Whether you’re making avocado toast or guacamole, avocados are a versatile, nutrient-dense food for any meal and any diet. However, once an avocado is separated from its tree, it can quickly spoil within days, according to Healthline.

So what are the signs when an avocado goes bad? And what are some ways to extend an avocado’s shelf life?

Why do avocados turn brown so quickly?

Avocados do not ripen when they remain connected to trees.

Darryl Holliday, an executive director of the Arkansas Food Innovation Center, explained to HuffPost, “You have to cut them down before they ripen, and there are so many seemingly minor things that can affect that process.”

Taste of Home shared that avocado — classified as fruit — has an enzyme called polyphenol oxidase. When it’s exposed to air, it causes the outer flesh to immediately start turning brown, while the inner parts stay green for longer unless the pit is removed. HuffPost added that this quick process is due to “the presence of phenolic compounds, which react with oxygen.”

In addition, like Holliday said, conditions such as skin cracks and unsuitable temperatures can increase an avocado’s browning process — which can harm its overall taste and appeal.

Here are some things to look out for.

Hard lumps

When an avocado looks to have small, protective lumps in the flesh, it simply means the avocado was damaged during growth, per HuffPost. They typically appear closer to the skin, but the lumps can develop closer to the pit and reveal the fruit as unripe.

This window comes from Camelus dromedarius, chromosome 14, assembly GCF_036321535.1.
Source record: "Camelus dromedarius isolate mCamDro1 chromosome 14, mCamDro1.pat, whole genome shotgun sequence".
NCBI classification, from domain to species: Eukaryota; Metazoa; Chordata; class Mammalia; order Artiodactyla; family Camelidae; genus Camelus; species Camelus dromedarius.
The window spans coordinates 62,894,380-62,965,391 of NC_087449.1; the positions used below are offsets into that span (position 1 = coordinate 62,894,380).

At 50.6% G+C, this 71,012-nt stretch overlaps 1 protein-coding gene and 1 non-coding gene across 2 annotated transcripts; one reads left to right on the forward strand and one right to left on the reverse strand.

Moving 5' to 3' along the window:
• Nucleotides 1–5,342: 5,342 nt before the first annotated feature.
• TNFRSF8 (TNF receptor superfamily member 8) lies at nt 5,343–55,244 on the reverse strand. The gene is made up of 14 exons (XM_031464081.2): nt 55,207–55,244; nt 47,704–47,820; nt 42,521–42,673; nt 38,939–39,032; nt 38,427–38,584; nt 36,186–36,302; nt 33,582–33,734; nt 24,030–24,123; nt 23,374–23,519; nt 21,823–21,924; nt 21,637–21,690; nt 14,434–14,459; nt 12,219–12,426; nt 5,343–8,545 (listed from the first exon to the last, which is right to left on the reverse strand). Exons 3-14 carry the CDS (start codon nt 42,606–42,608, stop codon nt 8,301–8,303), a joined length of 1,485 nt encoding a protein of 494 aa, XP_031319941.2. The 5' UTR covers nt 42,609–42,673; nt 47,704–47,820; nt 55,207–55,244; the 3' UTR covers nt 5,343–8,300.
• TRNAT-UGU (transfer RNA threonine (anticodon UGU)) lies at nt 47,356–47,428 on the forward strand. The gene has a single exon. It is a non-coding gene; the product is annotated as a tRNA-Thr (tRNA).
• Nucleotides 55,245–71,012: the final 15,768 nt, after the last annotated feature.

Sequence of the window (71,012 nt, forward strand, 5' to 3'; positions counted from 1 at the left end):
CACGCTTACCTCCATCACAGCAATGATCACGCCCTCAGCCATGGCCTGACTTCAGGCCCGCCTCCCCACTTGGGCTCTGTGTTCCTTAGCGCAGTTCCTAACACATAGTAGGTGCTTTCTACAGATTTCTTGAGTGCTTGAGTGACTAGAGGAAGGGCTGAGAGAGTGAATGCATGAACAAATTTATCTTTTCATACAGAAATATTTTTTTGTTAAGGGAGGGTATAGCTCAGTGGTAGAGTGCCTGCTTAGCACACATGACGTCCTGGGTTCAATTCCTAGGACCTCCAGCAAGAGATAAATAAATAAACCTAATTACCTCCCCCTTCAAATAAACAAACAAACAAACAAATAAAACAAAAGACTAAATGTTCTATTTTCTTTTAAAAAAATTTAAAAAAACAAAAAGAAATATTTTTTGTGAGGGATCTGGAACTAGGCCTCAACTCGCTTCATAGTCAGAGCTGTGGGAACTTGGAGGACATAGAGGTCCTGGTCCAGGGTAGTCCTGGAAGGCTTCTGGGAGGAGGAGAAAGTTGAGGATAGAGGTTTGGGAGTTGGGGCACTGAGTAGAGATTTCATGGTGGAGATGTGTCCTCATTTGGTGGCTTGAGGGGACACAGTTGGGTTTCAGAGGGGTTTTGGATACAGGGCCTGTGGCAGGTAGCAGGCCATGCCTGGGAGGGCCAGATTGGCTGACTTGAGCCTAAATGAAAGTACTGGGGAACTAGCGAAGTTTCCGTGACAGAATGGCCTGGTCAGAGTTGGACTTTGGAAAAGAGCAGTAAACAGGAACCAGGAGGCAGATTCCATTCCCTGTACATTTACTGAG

The lumps are generally safe to eat, but since it may feel like a weird texture, it’s advised to simply eat around it.

Dark spots

According to Healthline, an avocado with multiple brown or black spots on its flesh essentially means the avocado is rotten. But if there is one isolated, brown-colored spot on the flesh, it won’t be harmful — but it’s recommended to cut that spot out for safe measure.

“The brown spots aren’t as flavorful, so you may want to cut them away,” Janilyn Hutchings, a food scientist for StateFoodSafety, said to HuffPost.

Stringy flesh

Ever tasted a tough, fibrous avocado? Holliday explained to HuffPost that storage temperature is the reason for this.

Because of its vast vascular tissue system, when temperatures are too hot during ripening or too cold, too quickly, cellulose strands from the outer flesh don’t fully ripen, therefore leading it to hold a stringier consistency.

Healthline stated its fibrous texture may associate more with growing conditions than a sign of expiration. As long as an avocado doesn’t appear to have other signs of spoilage, it could be OK, given its taste and texture are OK.

Despite this, an avocado with darker streaks may warrant caution.

Black skin

The majority of avocados eaten are the Haas variety — and they develop skin color changes over time.

A Haas avocado appears bright green and bumpy when not completely ripe, eventually turning darker during and after the ripening process. When it looks to be black, or near to, it’s a sign it’s overripe, especially if its texture feels mushy, per Healthline.

What to know when buying avocados

HuffPost recommended looking for avocados without observable bruises and blemishes. In terms of color, find a lighter green-skinned one for ripening or a darker one that “yields under slight pressure.”

If you want to keep it around longer, Taste of Home provided some options to prevent an avocado from browning, including:

  • Submerging it in refrigerated water.
  • Pressing and sealing it with plastic wrap.
  • Brushing vegetable oil or olive oil around it.
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